Russia Puts Laser Weapons Into Service As U.S. Threatens to Scrap Nuclear Missiles Treaty

The Russian armed forces have entered a new, futuristic weapon into service as talk of new conflicts between Moscow, its neighbors and the West plagued the European continent.

The Peresvet laser complex was put on experimental combat duty on Saturday, according to Krasnaya Zvezda, the official newspaper of the Russian Defense Ministry. The report said that the equipment was originally delivered to units last year as part of a state armament program and that personnel underwent special training on the weapons at the A.F. Mozhaysky Military-Space Academy in St. Petersburg.

Not much was known about the Peresvet, but it has been touted by Moscow as a state-of-the-art weapon capable of disabling targets in under a second and was revealed by Russian President Vladimir Putin along with a number of other new weapons in development during his State of the Nation speech in March.

russiacombatlasercomplex The Peresvet laser complex is seen in this Russian Ministry of Defense video. Little is known about the weapon but it was reportedly given to Russian military units last year and officially entered service on December 1. RUSSIAN MINISTRY OF DEFENSE

While Putin went into detail about new nuclear-capable intercontinental ballistic missiles, underwater drones and nuclear-powered cruise missiles at the time, the leader simply told the Russian parliament that the country had "achieved significant progress in laser weapons," which were "not just a concept or a plan anymore." 

"Since last year, our troops have been armed with laser weapons," Putin said in his speech, "I do not want to reveal more details. It is not the time yet. But experts will understand that with such weaponry, Russia’s defense capacity has multiplied."

The Russian Defense Ministry then released a video showing the system, which came to be known as Peresvet after the results came in of a ministry's online poll conducted later that month. The name derives from that of a Russian Orthodox Christian monk who battled with a Tatar warrior in the 14th century. In the same poll, users named the underwater drone Poseidon after the Greek god of the sea and the nuclear-powered cruise missile Burevestnik after a bird known in English as the stormy petrel.

Ahead of these results being announced, Yuri Borisov—who served at the time as deputy defense minister before being appointed deputy prime minister in May—told Krasnaya Zvezda that the laser weapons "allow disarming a potential adversary and hitting those facilities" and could so "within fractions of a second." As the Peresvet got its name, Borisov told the Interfax news agency that Russian scientists have "gone ahead" of their U.S. competitors when it came to laser weapons technology.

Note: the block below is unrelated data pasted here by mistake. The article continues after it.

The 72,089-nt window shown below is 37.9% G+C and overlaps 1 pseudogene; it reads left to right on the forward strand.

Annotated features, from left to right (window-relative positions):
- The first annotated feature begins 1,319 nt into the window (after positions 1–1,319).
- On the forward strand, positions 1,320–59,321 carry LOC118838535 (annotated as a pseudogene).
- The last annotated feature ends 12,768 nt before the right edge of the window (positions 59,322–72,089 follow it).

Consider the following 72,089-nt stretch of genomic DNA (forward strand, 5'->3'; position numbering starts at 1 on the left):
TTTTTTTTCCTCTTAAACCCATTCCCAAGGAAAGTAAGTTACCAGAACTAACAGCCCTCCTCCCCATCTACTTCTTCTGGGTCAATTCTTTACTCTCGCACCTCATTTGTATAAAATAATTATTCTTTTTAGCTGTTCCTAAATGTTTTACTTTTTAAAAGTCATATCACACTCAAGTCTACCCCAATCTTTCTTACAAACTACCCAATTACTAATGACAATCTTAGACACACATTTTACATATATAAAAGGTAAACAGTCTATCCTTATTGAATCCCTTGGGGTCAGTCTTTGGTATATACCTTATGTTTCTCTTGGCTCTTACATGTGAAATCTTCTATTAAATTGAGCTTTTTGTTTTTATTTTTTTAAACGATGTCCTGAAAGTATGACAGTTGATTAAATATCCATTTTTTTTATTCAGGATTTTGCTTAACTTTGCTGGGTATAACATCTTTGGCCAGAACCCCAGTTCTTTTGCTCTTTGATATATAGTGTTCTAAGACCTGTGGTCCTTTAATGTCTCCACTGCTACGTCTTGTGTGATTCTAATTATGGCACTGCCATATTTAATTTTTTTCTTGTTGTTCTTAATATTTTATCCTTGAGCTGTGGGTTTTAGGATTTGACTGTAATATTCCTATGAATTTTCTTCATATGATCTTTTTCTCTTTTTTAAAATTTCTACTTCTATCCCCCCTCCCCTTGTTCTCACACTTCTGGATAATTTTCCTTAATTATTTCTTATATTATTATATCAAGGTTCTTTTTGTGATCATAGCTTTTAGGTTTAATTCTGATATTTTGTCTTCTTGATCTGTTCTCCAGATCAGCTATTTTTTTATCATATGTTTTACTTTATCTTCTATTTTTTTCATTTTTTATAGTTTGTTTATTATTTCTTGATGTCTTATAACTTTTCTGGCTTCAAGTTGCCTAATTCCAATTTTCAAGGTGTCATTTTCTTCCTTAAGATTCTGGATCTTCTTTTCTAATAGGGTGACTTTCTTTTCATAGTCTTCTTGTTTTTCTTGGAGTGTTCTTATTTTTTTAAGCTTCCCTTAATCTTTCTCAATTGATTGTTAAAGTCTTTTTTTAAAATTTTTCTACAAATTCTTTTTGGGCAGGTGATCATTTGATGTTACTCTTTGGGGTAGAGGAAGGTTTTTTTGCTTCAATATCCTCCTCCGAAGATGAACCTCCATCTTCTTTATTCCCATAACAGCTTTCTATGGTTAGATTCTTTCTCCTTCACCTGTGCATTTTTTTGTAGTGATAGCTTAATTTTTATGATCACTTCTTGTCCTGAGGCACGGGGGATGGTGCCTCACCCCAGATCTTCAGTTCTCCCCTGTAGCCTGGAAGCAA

News of the deployment came as ties between Moscow and Washington continued to erode. The White House has threatened to withdraw from the 1987 Intermediate Nuclear Forces (INF) treaty, a move that Russia warned would only make targets out of U.S. allies in the region. Trump also spurred talks with Putin at the G20 summit in Argentina over Russia's detainment of Ukrainian naval vessels and their crew following a maritime dispute in the contested Kerch Strait, located between the Black Sea and Sea of Azov.

Laser_Weapon_System_aboard_USS_Ponce_(AFSB(I)-15)_in_November_2014_(05) The U.S. Navy Austin-class amphibious transport dock USS Ponce conducts an operational demonstration of the Office of Naval Research-sponsored Laser Weapon System (LaWS) while deployed to the Arabian Gulf, November 14, 2014. The U.S., Russia and China are all working on futuristic laser weapons in a bid to outdo one another on the battlefield. John F. Williams/U.S. Navy/Department of Defense

The true extent of the Peresvet's capabilities—including its range, aiming system and targets—remain totally unknown, however. No specific data or demonstration video have been released showing the weapon in action, though there has been speculation that it could be used to take down enemy missile or satellites, a prospect that has raised concern in the United States.

The Russian military was not alone in investing in laser technology. The U.S. Navy has already fielded a warship-based weapon known as the AN/SEQ-3 Laser Weapon System or XN-1 LaWS. The Pentagon is also collaborating with several universities to develop Scalable Compact Ultra-short Pulse Laser Systems, a non-lethal device that would send voice messages and burn human flesh. As for the Air Force, its working on the Self-protect High Energy Laser Demonstrator (SHiELD) project designed to take drones.

China too has a laser weapon in the works. In July, the Chinese the Public Service Platform for National Civil-Military Integration revealed the ZKZM-500 laser assault rifle, an apparently non-lethal weapon also known as the "laser AK-47" that can "carbonize" human skin. The gun reportedly had a range of a few thousand feet and was seen burning papers during a test video in Xian, Shaanxi province.

Join the Discussion

Editor's Pick